It may be that I’ve just had a few too many encounters with prima donnas in recent weeks, the public figures who want to control their images to such an extent that they have handlers for their handlers. It’s one thing to protect yourself from paparazzi, but these folks feel the need to protect themselves from media representatives they invite to cover their public appearance. In two cases recently, I was told not to shoot images of the TV “stars” even though a few hundred spring breakers were doing so.
As I tried to explain it to one of the handlers: I was there, on private property, at their invitation. I would of course play by their rules — if I played their game. Which meant, in the end, choosing not to play.
Thank goodness all bigwigs don’t operate that way. Take, for instance, the latest local to gain some notoriety and a public following: “PCG” (for “Panama City Giraffe”). Let’s just say it is unafraid to stick out its neck in public, unlike the elusive and now legendary “Cove Pig.”
It has been spotted all over the area, photographed mingling with the locals and participating in events. It even lists “having my photo taken” among its interests on its Facebook page. It plans to continue visiting local sites and making friends along the way.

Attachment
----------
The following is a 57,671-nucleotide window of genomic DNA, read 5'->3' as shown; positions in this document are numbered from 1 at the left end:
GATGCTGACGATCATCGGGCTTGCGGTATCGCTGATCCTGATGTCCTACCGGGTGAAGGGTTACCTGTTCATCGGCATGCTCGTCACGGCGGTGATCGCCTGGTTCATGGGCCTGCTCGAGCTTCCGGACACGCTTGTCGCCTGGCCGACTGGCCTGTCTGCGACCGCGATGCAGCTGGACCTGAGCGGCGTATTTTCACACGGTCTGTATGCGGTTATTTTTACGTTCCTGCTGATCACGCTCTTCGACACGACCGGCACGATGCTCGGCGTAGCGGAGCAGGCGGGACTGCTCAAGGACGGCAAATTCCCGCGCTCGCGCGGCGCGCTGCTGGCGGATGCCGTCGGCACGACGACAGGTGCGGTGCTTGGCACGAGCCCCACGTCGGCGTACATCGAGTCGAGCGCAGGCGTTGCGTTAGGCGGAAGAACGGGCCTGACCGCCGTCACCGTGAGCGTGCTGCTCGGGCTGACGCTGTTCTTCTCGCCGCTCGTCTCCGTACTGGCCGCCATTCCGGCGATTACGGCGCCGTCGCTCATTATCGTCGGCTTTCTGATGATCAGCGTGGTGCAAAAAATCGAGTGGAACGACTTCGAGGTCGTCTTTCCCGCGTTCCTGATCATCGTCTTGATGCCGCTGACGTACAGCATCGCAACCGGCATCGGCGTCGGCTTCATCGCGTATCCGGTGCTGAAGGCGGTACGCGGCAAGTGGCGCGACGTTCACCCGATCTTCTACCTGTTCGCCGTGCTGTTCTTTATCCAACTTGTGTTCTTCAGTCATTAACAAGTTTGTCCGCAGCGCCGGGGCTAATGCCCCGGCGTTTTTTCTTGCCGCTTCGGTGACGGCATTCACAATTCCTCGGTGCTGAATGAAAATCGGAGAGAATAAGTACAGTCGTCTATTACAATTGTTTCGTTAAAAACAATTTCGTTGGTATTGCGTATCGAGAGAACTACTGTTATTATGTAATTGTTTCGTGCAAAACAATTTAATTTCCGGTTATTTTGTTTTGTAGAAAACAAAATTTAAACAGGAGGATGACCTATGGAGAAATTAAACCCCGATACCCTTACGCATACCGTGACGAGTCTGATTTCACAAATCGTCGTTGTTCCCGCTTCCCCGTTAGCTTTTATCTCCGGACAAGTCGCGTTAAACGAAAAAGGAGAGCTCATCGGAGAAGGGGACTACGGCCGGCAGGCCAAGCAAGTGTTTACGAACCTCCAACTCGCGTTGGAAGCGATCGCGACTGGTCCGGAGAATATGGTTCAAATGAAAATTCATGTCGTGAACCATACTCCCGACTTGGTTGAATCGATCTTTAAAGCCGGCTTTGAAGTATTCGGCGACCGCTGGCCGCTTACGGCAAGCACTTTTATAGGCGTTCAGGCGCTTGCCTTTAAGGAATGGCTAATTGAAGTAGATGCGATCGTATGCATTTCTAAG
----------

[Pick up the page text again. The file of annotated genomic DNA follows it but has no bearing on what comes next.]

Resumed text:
Facebook message this week. “I live in a city that does not actively encourage or support public art, so I am quietly traveling the town and bringing the experience of art directly to the people. I will travel with anyone and only ask that they photograph me and my location.”
You may have seen PCG watching belly dancers at a CityArts Cooperative event or trying to sing karaoke at Boatyard. It has been photographed riding a tandem bicycle, playing basketball and getting kisses and pats on the head.
PCG recently visited WKGC 90.7 FM’s “Art Talk” show with Bay Arts Alliance’s Jennifer Jones, but was too nervous to talk on the air: “Although seemingly transparent, the giraffe refuses to comment,” Jones noted.
PCG also attended the opening of “The Nerd” at Kaleidoscope Theatre in Lynn Haven, where it was seen getting goodies at the concession stand (Mentos is its favorite) and visiting the actors in the dressing room. It tried on costume pieces and makeup. It sampled the wine, but needed someone to hold the glass for it (no hands, you see).
“It’s very cool,” said local author Michael Lister, who has taken PCG out for a night on the town. “People can take it on an adventure, take pics, and post on its very own Facebook page.”
Put simply, “Giraffes make people smile,” PCG said. Some people could learn a lot from a plastic giraffe.